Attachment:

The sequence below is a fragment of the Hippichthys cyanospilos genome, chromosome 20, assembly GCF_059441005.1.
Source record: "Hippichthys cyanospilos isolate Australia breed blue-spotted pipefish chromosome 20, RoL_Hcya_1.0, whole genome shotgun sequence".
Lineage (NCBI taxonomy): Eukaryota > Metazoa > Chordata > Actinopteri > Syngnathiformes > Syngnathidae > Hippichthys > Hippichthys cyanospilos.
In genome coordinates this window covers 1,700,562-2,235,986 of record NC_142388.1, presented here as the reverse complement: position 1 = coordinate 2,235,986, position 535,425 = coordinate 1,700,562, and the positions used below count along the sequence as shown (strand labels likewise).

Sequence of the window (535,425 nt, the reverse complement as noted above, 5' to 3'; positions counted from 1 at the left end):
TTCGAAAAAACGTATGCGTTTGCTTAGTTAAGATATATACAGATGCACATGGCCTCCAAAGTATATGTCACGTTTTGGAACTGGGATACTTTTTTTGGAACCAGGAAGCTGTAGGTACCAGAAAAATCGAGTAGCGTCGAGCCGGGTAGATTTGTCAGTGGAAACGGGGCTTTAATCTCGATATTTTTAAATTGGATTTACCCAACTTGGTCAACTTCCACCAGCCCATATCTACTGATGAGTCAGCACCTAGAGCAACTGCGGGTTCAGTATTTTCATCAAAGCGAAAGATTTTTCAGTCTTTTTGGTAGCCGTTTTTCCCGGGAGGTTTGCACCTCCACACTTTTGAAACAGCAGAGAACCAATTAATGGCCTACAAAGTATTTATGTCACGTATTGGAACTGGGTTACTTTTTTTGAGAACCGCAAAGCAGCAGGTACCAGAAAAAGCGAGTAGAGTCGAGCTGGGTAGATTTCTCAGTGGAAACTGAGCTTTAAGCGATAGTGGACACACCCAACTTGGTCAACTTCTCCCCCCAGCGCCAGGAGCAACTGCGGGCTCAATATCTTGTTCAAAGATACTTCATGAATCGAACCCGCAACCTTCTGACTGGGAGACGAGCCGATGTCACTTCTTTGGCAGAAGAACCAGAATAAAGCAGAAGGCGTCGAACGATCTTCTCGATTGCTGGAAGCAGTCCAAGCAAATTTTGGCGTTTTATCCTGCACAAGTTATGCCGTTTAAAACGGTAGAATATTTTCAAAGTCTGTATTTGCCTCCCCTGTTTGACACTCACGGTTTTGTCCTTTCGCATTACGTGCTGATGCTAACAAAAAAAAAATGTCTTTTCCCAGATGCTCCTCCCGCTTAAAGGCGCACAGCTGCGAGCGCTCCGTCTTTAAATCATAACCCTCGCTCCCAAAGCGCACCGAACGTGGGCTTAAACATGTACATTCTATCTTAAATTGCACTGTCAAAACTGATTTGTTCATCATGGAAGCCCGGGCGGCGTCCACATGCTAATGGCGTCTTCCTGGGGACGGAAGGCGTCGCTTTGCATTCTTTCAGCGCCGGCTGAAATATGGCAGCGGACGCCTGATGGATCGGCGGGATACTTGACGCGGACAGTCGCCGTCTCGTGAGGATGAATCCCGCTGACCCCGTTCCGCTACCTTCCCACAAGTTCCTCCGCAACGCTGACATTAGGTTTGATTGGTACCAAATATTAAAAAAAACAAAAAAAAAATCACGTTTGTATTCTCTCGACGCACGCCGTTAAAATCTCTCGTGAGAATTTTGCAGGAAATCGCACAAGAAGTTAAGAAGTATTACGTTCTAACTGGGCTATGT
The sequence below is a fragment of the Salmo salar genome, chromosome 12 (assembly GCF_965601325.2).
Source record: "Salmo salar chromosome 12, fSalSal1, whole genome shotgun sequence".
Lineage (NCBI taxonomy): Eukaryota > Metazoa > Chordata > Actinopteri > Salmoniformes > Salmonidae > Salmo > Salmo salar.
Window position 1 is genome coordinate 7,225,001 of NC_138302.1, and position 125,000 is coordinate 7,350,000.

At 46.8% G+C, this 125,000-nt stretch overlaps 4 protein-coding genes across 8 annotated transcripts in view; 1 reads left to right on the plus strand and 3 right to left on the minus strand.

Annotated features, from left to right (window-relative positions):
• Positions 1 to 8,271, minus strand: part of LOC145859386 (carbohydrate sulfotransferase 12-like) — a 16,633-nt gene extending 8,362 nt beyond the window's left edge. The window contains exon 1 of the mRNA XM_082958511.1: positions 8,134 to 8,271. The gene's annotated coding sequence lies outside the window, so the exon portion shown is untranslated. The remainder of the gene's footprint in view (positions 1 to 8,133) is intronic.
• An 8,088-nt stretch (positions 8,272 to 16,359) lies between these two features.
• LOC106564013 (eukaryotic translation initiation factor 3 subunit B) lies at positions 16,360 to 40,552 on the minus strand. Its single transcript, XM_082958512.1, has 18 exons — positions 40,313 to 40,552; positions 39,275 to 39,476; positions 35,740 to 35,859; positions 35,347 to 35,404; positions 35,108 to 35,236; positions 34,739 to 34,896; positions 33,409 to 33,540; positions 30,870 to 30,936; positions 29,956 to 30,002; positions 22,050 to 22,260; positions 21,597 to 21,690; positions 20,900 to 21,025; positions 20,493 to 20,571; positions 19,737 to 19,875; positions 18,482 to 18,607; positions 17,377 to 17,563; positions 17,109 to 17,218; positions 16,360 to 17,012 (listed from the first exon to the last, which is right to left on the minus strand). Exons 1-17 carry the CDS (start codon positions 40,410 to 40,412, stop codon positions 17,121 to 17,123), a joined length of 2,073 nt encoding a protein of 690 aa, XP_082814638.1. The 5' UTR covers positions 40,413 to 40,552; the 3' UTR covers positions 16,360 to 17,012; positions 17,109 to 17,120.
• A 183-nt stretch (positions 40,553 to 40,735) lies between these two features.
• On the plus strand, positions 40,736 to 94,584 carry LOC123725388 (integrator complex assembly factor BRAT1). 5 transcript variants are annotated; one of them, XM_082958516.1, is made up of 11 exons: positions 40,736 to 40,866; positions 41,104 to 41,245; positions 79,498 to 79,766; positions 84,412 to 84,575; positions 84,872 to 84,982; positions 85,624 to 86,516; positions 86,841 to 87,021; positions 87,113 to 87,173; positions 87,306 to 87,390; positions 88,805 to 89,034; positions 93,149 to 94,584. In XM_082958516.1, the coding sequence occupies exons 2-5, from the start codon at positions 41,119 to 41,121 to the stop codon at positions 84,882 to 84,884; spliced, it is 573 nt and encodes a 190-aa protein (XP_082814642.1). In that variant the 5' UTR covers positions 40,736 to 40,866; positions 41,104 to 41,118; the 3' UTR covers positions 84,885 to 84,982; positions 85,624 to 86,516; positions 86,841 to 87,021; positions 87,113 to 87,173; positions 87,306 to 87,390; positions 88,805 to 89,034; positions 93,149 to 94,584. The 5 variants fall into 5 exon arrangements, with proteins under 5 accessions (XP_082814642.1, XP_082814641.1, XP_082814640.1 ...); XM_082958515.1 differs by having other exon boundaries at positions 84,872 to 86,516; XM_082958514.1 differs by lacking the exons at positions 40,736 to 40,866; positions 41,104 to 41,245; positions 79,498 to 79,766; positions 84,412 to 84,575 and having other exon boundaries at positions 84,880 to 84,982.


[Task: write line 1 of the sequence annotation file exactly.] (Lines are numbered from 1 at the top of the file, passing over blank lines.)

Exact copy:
The sequence below is a fragment of the Hippichthys cyanospilos genome, chromosome 20, assembly GCF_059441005.1.